China: “3M” wins a trademark infringement retrial case against “3N” in China

by Aileen Wu, Sisi Liang (WAN HUI DA Law Firm & Intellectual Property AgencyChina)

3M v. Hua Wei, Supreme People’s Court of China, (2016) Zui Gao Fa Min Shen No. 187 (in Chinese)

The court rejected the defendant’s argument based on its business success, sanctioned its refusal to disclose accounts and awarded an amount of damages far exceeding the statutory limit.

Case Summary

The 3M Company is an American multinational conglomerate and the owner of two registered trademarks “3M” in class 17 in China. 3M has been licensing its subsidiary 3M China to manufacture and distribute 3M products since 2004.


On December 16, 2005, Changzhou Hua Wei Advanced Material Co., Ltd. (Hua Wei) filed for “3N” as a trademark in Class 19. The trademark application was firstly preliminarily approved by the China Trademark Office, but then rejected for registration by the Trademark Review and Adjudication Board in the opposition review procedure.

On November 27, 2013, 3M and 3M China filed a lawsuit against Hua Wei and its local distributor before the Hangzhou Intermediate Court based on trademark infringement, seeking a court injunction not to produce and sell, damages of RMB 5.1 million (which was later raised to RMB 13 million) and another RMB 200,000 to cover the reasonable cost for ceasing the infringing activities.

On June 30, 2015, the Court affirmed the trademark infringement, ordering the distributor to immediately cease selling (production activity had already ceased) and ordering Hua Wei to pay RMB 3.5 million to the plaintiffs.

The Court held that the 3M trademark had high distinctiveness and reputation, that it was visually similar to the 3N mark, and that the consumers were likely to confuse Hua Wei’s 3N products with those of the plaintiffs, or at least to assume there was a certain association between them.

When assessing the amount of damages, the Court considered the long duration and large scale of the infringement activity, and more importantly, the fact that Hua Wei had deliberately refused to furnish its financial records proving the quantity of the infringing products and the financial gains obtained from the infringement. The Court held that Hua Wei should bear the adverse consequences of its obstruction to the burden of proof and awarded an amount of RMB 3.5 Million, far exceeding the statutory limit (RMB 500,000) provided in the 2001 version of the Trademark Law, which was applicable in this case.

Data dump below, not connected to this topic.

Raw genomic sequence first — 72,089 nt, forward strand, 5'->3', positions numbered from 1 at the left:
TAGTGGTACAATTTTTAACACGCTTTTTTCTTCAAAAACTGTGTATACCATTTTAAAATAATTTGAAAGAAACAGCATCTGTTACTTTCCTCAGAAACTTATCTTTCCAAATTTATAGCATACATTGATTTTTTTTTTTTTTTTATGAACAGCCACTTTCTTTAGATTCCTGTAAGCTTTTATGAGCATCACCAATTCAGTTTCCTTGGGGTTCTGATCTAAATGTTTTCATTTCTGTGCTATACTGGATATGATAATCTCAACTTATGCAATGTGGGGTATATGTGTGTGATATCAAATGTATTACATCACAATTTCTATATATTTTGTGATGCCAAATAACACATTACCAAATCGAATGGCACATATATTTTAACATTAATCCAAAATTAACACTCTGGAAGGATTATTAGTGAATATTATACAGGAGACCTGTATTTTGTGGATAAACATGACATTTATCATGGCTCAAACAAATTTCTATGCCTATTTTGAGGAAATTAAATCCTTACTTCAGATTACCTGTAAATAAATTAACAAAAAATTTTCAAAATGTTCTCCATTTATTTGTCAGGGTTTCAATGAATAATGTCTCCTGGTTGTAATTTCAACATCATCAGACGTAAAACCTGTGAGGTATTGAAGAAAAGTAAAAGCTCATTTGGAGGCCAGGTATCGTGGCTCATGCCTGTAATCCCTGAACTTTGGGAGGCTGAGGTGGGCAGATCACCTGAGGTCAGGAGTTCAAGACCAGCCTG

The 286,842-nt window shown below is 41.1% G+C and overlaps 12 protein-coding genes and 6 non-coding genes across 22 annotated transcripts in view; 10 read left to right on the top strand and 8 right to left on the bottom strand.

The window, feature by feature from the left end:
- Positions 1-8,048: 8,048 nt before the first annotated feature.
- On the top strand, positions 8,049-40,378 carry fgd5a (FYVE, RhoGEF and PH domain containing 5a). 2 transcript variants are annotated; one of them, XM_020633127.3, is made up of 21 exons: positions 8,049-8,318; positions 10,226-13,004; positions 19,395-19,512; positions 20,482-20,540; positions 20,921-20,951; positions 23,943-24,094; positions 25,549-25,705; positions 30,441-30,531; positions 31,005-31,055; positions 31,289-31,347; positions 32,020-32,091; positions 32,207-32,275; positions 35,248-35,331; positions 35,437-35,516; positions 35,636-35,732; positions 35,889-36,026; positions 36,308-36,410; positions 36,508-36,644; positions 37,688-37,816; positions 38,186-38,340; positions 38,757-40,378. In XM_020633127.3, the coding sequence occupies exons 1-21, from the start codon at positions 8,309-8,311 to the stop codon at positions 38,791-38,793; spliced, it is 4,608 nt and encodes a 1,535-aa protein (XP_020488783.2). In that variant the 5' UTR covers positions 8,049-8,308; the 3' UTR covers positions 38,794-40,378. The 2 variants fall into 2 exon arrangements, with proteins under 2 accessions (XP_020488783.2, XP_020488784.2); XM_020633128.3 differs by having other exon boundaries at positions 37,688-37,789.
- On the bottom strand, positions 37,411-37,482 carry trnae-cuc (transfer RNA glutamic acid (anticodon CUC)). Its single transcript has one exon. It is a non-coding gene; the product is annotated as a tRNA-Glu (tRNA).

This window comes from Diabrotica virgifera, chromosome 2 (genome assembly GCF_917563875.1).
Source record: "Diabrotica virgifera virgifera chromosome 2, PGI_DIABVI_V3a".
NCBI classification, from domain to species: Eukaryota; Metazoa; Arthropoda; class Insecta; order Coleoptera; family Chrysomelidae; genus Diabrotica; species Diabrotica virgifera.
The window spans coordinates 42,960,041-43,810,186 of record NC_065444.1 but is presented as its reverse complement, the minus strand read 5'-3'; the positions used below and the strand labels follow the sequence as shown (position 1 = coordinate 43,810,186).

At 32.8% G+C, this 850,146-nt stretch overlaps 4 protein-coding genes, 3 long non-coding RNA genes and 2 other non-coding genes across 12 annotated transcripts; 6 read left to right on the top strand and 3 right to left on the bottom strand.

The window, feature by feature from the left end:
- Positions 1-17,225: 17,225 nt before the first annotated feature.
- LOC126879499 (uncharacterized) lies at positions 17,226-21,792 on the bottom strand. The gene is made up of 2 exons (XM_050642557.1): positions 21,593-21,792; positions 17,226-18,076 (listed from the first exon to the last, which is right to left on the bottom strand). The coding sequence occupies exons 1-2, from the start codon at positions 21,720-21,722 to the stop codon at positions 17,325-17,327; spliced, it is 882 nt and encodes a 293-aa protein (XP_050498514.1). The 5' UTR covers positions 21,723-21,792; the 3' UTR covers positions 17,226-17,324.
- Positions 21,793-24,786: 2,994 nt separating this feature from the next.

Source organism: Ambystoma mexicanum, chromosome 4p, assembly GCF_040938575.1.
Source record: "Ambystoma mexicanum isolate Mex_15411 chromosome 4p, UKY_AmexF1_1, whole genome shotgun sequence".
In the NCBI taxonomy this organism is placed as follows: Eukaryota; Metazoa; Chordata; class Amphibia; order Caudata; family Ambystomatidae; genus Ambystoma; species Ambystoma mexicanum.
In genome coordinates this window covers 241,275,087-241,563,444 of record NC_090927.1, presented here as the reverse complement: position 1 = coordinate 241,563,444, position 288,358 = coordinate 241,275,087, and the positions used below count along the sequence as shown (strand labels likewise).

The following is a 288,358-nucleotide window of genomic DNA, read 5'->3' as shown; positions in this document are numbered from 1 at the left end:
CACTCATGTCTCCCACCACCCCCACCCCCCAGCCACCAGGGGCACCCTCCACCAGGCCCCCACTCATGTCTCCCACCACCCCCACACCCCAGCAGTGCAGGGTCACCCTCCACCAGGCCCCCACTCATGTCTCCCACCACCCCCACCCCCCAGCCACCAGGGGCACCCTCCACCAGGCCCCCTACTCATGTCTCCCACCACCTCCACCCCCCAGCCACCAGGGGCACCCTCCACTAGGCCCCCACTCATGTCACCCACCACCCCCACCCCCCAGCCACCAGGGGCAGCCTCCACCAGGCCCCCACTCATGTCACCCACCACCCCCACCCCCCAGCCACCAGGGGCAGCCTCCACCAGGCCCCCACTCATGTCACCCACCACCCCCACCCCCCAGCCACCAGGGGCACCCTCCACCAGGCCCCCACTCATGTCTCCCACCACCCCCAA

Hua Wei appealed.

On September 9, 2015, the Zhejiang High Court made its decision upholding the judgment of first instance, finding that “the market share and existing consumer group of Hua Wei built from its continuous trademark infringement activities, if being recognised by the Court, will undoubtedly encourage trademark infringers to circumvent liabilities through enlarging infringing scales, which clearly contradicts the legislative purpose and undermines the intrinsic value of the Chinese Trademark Law”.

In the calculation of the damages, the Court followed the same reasoning as the first instance court.

Hua Wei later filed an application for retrial, which was dismissed by the Supreme People’s Court on March 24, 2016.


The Zhejiang Courts’ explicit denial of the argument based on market share built by continuous infringing activities seems to indicate that the so-called “inclusive development theory” proposed by the Supreme People’s Court in its Opinions of 2010 and 2011 has less influence. According to such theory, when two similar trademarks have reached a significant size in the market, they should continue to coexist in order to preserve market stability. The case also shows that refusing to cooperate in the finding of the fact, when the infringing is established, may have very negative consequences.

The case was simultaneously listed both by the Supreme People’s Court as one of its 50 Exemplary Intellectual Property Cases of 2015 and by the Zhejiang High Court as one of its Top 10 Intellectual Property Protection Cases of 2015.

Note: WAN HUI DA represented 3M Company and 3M China in this case.